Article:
Chris Umbel

Object Oriented Databases with db4o

One of the most notable initiatives in the business software development industry in the last few years is the simplification of data access. The core complication lies in the impedance mismatch between relational storage and object oriented code higher in the stack. Far too much plumbing is required to map object properties to columns in result sets, deal with data type variations and handle other annoyances.

The most popular response to the problem has been to leave relational storage in place and introduce ORM (Object Relational Mapping) frameworks to automate the conversion between relational and object oriented structures. This approach is popular in business environments because having a relational database under the hood offers many advantages such as ease of reporting and integration.

Object oriented databases, however, offer an interesting alternative.

While I personally think it'll be quite some time before object oriented databases are reasonable for most large-scale enterprise applications they're certainly viable for a range of projects and can be incredibly simple to adopt.

As a demonstration I'll whip up a quick .Net console app that will employ db4o, a popular object oriented database product, to store and query some simple sales order data.

First we need some objects to store. I'll define the following "Order" and "Detail" classes for my application to consume, store and query. Nothing special has to be done to these classes to make them eligible for db40 persistence. This will all be purely POCO.

public class Detail
{
	public int ItemNumber { get; set; }
	public short Qty { get; set; }
}

public class Order
{
	public string CustomerName { get; set; }
	public List<Detail> Details = new List<Detail>();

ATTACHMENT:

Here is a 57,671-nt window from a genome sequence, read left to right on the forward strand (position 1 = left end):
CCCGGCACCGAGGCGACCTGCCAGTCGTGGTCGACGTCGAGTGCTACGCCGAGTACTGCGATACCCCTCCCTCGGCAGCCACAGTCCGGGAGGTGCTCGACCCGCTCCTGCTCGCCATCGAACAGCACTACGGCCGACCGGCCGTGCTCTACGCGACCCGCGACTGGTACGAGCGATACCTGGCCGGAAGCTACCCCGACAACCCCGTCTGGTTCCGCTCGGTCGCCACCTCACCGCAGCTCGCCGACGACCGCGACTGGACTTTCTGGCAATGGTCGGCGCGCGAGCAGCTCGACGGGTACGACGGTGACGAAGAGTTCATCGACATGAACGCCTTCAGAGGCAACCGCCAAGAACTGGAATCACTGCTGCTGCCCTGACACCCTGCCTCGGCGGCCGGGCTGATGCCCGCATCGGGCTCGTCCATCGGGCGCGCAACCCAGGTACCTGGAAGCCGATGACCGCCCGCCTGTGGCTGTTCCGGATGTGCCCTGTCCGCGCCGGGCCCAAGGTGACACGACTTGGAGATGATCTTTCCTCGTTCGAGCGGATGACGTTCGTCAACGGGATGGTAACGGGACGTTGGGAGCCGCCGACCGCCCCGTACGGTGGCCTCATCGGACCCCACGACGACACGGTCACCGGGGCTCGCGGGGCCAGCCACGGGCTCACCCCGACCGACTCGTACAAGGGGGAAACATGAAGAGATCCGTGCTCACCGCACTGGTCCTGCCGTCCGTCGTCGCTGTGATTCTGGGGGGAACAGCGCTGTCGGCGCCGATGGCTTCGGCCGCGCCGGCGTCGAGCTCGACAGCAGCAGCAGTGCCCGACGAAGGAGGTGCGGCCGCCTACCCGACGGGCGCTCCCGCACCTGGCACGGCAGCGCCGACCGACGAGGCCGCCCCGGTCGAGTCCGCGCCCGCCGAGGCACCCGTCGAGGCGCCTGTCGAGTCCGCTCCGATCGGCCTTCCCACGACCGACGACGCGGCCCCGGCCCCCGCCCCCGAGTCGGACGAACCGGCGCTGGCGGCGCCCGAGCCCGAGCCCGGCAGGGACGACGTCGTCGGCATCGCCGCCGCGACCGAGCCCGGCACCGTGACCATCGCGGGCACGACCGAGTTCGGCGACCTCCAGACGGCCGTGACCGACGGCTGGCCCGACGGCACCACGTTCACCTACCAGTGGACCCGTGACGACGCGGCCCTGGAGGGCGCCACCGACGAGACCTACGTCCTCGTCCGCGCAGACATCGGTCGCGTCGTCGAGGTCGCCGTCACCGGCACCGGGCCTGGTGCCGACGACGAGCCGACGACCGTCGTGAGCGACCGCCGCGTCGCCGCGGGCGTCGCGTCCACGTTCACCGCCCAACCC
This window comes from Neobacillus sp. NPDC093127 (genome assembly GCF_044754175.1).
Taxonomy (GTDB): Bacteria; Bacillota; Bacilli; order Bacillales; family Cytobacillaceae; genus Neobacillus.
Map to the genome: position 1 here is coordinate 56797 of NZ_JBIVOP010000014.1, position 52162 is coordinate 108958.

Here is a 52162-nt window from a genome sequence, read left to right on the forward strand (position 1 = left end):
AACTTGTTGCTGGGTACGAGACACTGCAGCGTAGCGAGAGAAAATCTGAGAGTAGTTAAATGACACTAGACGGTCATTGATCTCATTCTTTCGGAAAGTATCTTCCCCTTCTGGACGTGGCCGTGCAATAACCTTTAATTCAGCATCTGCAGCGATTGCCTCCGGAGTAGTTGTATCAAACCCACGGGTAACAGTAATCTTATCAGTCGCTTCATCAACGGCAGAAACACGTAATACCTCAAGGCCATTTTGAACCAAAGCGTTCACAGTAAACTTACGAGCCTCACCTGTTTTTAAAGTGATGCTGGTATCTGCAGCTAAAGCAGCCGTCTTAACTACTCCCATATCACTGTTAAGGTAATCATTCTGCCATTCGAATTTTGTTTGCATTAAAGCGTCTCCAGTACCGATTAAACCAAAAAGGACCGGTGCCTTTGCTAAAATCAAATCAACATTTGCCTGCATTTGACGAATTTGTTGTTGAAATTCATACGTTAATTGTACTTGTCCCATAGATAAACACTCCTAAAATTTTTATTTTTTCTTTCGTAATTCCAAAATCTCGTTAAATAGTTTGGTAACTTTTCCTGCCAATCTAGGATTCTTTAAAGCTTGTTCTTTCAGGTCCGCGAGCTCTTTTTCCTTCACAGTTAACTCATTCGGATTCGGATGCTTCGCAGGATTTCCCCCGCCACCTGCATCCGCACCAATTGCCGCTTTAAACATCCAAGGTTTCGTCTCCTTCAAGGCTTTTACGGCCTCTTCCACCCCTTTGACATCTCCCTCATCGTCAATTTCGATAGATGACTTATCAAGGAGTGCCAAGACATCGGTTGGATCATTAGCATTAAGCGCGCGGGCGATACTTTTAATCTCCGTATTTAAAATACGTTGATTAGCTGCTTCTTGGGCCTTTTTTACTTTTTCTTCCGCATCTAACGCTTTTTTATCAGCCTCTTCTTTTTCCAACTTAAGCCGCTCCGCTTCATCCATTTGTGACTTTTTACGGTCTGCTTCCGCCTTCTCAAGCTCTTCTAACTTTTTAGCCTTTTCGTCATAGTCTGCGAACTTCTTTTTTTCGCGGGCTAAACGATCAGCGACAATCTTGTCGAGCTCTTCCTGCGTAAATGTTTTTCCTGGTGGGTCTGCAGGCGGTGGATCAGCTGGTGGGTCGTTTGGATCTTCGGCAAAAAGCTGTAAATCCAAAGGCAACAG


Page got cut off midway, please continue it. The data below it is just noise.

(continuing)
}

Now I'll set up a connection to a database file. Note that it's also possible for db4o to operate against a server over a network.

IObjectContainer database = Db4oFactory.OpenFile("test.db4o");

Keep in mind that the file "test.db4o" does not have to exist on the filesystem before our code is run. If the file does not exist db4o will create it for us.

Now I'll instantiate some Order and Detail objects and persist them to disk via "Db4oFactory"'s "Store" method.

database.Store(new Order() { CustomerName = "Chris Umbel", 
	Details = new List<Detail>() { 
		new Detail() { ItemNumber = 1, Qty = 3} 
	} 
});

database.Store(new Order() { CustomerName = "Billiam Smith", 
	Details = new List<Detail>() { 
		new Detail() { ItemNumber = 1, Qty = 1 }, 
		new Detail() { ItemNumber = 2, Qty = 1} 
	} 
});

That was pretty easy and about as plumbing free as could be hoped for. Now I'll use Linq to query what we've stored.

IEnumerable<Order> orders = 
	from Order o in database 
	from Detail d in o.Details
	where d.ItemNumber == 2
	select o;

foreach (Order o in orders)
{
	Console.WriteLine(o.CustomerName);
}

Which produces the following output:

Billiam Smith

because that was the only order stored containing an item #2.

db40 also offers other methods of querying than Linq such as their "Native Query" implementation, Query-By-Example and the SODA API, but they're beyond the scope of this introduction.

As a final matter of housekeeping I'll clean up after myself and close my connection to the database file.

database.Close();

Based on that simple example it's evident that persisting objects with db4o is painless and requires minimal plumbing to implement. More importantly still it does not impose any restrictions on the inheritance chain so you can subclass however you chose.

There are plenty of other object oriented database systems out there each with their own strengths and weaknesses. I recommend checking out ODBMS.org for more info on the subject.

Sun Jun 07 2009 18:37:34 GMT+0000 (UTC)

Follow Chris
RSS Feed
Twitter
Facebook
CodePlex
github
LinkedIn
Google